Home General Interest Statistics confirm rail journeys fell to lowest levels for 150 years

Statistics confirm rail journeys fell to lowest levels for 150 years

Railway journeys in Great Britain during the first quarter of 2020-21 (April to June 2020). fell to levels last seen in the mid-nineteenth century, official statistics from the Office of Rail and Road have revealed.

In total, 35 million journeys are estimated to have been made in the first quarter of 2020-21 (April to June 2020). This is a decrease of more than 400 million compared to the same quarter last year, highlighting the severe effect the coronavirus pandemic has had on passenger numbers.

London and the South East had the most journeys compared to the rest of the country. Govia Thameslink Railway recorded 7.5 million passenger journeys this quarter, the most of any operator.

In contrast, Transport for Wales Rail recorded the lowest number of journeys at 369,000. In Scotland, just one million journeys were made, equating to 4.3% of journeys made in the same quarter a year earlier. This was the lowest percentage for any operator.

Recent estimates published by the Department for Transport show that current national rail use was predicted to be 32% of what would be expected on an equivalent day.

Graham Richards, director of railway planning and performance at the Office of Rail and Road, said: “This unprecedented fall in passenger numbers, the largest on record to levels last seen in the mid-nineteenth century, has clearly had an impact on both rail usage and also ticketing revenue.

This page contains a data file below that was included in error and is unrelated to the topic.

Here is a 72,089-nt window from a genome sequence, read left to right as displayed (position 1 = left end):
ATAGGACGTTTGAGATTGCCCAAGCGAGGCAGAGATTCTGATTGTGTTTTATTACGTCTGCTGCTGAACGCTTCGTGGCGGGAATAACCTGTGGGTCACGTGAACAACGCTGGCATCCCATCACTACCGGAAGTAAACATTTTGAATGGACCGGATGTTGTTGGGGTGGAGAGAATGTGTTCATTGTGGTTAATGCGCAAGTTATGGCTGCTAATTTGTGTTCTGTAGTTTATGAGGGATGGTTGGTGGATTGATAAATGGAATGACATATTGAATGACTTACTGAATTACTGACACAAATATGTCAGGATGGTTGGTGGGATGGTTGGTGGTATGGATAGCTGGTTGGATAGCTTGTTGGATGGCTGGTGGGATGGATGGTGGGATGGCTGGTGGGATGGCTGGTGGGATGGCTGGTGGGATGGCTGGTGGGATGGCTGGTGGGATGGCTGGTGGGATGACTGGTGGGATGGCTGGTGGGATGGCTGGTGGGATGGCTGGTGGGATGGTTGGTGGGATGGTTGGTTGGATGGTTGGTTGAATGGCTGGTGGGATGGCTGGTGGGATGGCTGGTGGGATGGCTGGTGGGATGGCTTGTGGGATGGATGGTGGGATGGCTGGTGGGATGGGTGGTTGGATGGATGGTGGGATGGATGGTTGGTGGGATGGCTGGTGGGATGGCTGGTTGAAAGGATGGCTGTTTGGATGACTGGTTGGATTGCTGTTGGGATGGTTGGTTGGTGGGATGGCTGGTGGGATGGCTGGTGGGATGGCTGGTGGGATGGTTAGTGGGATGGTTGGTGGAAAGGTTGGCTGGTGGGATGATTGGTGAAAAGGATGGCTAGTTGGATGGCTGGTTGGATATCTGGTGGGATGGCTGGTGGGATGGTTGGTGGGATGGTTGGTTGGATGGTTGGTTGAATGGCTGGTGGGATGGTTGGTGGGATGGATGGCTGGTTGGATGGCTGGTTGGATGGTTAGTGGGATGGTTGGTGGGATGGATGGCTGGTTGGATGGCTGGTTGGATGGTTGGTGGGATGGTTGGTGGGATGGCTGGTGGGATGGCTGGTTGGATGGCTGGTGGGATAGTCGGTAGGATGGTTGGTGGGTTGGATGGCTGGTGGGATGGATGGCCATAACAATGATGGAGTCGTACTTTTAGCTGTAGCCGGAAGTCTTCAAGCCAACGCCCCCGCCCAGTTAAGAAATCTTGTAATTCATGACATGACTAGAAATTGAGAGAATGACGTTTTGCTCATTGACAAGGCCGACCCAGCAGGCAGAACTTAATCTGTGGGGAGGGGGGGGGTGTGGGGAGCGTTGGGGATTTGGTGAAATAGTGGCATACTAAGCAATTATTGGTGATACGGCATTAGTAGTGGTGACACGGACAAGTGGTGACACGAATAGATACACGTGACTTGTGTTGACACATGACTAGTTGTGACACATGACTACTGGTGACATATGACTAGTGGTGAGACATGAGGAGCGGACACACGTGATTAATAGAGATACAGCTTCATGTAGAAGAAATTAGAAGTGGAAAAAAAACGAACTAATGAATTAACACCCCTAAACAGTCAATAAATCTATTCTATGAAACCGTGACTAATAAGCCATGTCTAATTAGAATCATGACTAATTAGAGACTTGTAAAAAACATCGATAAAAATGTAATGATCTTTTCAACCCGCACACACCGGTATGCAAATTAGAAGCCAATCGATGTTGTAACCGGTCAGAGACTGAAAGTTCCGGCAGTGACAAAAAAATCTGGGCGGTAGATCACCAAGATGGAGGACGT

“These figures include the period of lockdown and reassuringly we’re now seeing passenger numbers slowly increase. ORR has worked closely with the industry, and continues to do so, to ensure the necessary health and safety advice and guidance is in place.

“Rail is one of the safest ways to travel and our inspectors continue to monitor the reality on the ground to ensure people have the confidence that they can travel safely.”

In total, revenue from passenger tickets was £184 million in 2020-21 Q1, just 6.9% of the £2.7 billion in 2019-20 Q1.

Anytime/Peak tickets accounted for 24.1% of all passenger revenue this quarter – the lowest share for such tickets in any quarter since the time series began in 2010-11.

Nigel Wordsworth BSc(Hons) MCIJhttp://therailengineer.com

SPECIALIST AREAS Rolling stock, mechanical equipment, project reports, executive interviews


Nigel Wordsworth graduated with an honours degree in Mechanical Engineering from Nottingham University, after which he joined the American aerospace and industrial fastener group SPS Technologies. After a short time at the research laboratories in Pennsylvania, USA, Nigel became responsible for applications engineering to industry in the UK and Western Europe. At this time he advised on various engineering projects, from Formula 1 to machine tools, including a particularly problematic area of bogie design for the HST.

A move to the power generation and offshore oil supply sector followed as Nigel became director of Entwistle-Sandiacre, a subsidiary of the Australian-owned group Aurora plc. At the same time, Nigel spent ten years as a Technical Commissioner with the RAC Motor Sports Association, responsible for drafting and enforcing technical regulations for national and international motor racing series.

Joining Rail Engineer in 2008, Nigel’s first assignment was a report on new three-dimensional mobile mapping and surveying equipment, swiftly followed by a look at vegetation control machinery. He continues to write on a variety of topics for most issues.

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